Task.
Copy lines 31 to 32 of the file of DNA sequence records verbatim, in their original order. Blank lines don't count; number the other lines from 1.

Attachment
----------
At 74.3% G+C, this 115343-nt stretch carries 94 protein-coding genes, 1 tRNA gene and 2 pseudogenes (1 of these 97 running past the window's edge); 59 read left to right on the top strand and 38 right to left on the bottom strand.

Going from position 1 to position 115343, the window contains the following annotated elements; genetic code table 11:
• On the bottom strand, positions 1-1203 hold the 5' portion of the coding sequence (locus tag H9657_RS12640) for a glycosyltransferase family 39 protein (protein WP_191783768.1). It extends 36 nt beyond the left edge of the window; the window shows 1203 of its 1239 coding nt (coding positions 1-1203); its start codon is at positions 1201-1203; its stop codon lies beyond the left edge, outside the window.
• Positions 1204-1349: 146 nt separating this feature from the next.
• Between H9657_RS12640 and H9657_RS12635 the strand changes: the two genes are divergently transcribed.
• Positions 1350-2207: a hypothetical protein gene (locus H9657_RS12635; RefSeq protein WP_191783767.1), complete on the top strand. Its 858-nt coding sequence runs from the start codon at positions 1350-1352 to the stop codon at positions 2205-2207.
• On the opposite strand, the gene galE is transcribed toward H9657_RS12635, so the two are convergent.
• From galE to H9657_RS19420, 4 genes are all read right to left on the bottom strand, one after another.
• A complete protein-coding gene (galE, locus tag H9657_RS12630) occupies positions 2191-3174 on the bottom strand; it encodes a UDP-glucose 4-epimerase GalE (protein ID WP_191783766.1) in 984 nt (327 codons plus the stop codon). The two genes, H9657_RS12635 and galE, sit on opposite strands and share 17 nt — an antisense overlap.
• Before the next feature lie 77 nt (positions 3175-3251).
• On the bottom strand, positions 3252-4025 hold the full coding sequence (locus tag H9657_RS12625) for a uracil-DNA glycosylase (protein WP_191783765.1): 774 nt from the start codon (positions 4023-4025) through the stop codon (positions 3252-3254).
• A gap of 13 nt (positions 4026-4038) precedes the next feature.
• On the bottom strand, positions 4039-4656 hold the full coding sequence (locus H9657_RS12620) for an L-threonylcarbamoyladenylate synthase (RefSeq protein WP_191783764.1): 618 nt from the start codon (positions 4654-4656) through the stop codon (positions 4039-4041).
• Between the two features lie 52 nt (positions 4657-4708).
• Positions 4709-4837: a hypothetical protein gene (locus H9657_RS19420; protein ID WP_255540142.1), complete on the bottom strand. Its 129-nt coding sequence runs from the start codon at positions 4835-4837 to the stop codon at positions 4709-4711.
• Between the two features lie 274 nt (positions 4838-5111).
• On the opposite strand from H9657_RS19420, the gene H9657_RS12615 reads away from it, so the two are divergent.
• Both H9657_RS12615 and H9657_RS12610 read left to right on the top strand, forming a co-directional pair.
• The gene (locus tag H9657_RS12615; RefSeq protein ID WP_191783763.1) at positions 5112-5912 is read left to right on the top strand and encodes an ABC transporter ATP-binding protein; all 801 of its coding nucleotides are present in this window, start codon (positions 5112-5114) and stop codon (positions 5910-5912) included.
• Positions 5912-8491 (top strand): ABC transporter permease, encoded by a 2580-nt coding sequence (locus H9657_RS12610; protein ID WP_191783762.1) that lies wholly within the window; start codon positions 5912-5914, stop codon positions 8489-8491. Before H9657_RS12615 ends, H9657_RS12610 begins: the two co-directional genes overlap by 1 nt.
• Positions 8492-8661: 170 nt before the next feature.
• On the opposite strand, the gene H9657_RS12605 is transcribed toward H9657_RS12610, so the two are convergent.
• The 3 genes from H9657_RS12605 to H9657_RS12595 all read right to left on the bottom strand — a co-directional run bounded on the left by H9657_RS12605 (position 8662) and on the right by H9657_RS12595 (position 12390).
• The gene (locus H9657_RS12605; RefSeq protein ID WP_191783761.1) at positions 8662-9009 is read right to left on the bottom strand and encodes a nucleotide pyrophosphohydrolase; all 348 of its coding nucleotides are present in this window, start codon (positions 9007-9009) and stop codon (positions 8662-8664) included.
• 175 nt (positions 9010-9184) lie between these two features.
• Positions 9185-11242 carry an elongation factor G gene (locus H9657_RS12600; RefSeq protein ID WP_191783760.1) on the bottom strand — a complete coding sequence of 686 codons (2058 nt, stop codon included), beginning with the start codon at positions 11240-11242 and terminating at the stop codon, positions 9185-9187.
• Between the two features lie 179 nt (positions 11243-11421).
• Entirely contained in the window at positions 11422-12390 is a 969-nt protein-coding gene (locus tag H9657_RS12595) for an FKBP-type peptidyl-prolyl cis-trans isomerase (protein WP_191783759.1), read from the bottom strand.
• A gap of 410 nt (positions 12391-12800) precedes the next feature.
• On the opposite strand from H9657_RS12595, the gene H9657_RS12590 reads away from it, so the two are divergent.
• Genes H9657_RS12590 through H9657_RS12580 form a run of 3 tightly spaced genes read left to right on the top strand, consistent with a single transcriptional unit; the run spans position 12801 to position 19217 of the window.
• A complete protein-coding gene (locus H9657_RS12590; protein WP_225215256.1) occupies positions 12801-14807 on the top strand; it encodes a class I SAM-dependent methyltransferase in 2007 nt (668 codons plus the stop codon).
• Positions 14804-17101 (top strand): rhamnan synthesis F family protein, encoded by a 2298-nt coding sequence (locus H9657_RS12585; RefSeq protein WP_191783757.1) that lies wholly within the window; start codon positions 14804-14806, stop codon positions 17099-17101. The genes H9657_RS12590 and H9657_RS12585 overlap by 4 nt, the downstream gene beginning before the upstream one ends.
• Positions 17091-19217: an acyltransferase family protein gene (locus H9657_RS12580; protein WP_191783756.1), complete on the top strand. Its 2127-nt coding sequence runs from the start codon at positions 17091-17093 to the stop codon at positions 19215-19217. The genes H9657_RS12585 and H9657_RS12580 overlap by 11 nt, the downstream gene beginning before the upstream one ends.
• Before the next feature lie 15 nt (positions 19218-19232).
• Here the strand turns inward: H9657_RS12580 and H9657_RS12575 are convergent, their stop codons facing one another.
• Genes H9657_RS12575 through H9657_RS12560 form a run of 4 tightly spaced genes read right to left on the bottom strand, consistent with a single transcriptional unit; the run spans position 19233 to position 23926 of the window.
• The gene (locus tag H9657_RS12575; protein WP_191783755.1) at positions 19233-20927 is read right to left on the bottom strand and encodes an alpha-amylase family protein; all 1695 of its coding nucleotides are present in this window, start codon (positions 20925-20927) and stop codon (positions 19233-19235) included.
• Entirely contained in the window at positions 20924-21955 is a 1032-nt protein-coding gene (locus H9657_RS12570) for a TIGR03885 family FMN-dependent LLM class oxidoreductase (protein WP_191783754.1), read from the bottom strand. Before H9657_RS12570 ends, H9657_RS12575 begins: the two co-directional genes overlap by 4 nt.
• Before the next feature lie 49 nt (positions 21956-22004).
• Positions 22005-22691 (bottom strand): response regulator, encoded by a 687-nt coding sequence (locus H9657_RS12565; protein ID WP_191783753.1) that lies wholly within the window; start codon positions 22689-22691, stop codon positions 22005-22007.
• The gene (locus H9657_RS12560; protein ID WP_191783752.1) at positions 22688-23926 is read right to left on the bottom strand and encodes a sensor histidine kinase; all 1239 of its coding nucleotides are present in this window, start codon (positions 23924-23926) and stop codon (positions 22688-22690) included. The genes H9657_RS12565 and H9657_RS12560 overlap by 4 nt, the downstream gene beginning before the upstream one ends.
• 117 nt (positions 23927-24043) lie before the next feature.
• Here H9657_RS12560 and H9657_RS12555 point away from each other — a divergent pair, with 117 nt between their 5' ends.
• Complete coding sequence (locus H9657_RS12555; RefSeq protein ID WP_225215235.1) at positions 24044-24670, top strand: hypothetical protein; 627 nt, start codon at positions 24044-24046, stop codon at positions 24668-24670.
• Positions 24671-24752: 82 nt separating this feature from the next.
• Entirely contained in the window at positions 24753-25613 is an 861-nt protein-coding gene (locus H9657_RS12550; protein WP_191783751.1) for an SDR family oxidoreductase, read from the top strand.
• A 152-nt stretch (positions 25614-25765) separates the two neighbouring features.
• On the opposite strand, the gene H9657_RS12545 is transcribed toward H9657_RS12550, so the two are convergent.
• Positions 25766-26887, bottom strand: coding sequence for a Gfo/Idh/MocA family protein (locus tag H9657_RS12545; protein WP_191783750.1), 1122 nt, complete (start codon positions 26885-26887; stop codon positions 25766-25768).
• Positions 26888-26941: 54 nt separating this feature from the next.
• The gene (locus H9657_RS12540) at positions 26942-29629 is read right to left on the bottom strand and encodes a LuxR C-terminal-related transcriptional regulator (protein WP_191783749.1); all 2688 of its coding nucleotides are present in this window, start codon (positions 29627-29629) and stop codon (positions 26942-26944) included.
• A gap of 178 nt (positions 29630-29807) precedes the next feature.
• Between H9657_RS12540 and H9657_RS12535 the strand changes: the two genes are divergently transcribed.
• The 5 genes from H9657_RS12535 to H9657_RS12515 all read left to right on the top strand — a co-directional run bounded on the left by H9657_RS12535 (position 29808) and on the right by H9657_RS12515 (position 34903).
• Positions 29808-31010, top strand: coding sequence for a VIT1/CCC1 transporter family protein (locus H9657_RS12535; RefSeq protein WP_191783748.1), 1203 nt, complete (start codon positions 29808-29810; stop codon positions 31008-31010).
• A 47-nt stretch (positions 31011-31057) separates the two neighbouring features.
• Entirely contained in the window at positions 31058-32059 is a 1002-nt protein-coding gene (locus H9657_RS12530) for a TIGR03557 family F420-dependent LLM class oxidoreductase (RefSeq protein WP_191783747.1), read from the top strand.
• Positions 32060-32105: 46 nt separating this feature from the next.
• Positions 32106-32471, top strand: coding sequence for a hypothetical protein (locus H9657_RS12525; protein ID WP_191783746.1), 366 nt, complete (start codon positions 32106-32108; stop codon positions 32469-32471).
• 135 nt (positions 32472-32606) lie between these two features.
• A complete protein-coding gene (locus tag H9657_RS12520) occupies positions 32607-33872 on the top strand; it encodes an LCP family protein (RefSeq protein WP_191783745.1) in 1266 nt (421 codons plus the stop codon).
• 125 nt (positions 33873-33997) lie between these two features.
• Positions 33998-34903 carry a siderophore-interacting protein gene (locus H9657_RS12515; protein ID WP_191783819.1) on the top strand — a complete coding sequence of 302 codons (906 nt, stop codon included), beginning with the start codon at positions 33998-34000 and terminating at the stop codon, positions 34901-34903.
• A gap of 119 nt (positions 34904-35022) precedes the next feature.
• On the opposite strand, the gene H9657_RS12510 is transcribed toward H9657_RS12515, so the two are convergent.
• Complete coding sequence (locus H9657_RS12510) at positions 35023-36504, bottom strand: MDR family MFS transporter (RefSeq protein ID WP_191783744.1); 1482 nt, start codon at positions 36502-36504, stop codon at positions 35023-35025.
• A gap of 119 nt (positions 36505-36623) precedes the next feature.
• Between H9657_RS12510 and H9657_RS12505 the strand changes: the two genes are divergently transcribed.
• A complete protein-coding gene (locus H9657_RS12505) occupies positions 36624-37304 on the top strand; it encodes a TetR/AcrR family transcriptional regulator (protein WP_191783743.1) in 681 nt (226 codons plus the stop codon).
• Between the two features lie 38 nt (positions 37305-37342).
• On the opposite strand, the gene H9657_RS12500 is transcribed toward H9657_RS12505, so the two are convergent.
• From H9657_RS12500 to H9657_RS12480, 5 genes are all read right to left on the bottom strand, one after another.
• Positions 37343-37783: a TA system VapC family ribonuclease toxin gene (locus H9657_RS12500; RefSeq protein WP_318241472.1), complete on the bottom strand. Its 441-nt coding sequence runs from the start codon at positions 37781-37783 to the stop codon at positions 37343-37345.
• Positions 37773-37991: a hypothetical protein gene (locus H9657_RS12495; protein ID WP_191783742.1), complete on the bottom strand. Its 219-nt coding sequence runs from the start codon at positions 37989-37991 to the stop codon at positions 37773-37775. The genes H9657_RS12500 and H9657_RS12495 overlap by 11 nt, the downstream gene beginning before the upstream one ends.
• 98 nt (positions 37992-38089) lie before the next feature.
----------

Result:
• Genes H9657_RS12590 through H9657_RS12580 form a run of 3 tightly spaced genes read left to right on the top strand, consistent with a single transcriptional unit; the run spans position 12801 to position 19217 of the window.
• A complete protein-coding gene (locus H9657_RS12590; protein WP_225215256.1) occupies positions 12801-14807 on the top strand; it encodes a class I SAM-dependent methyltransferase in 2007 nt (668 codons plus the stop codon).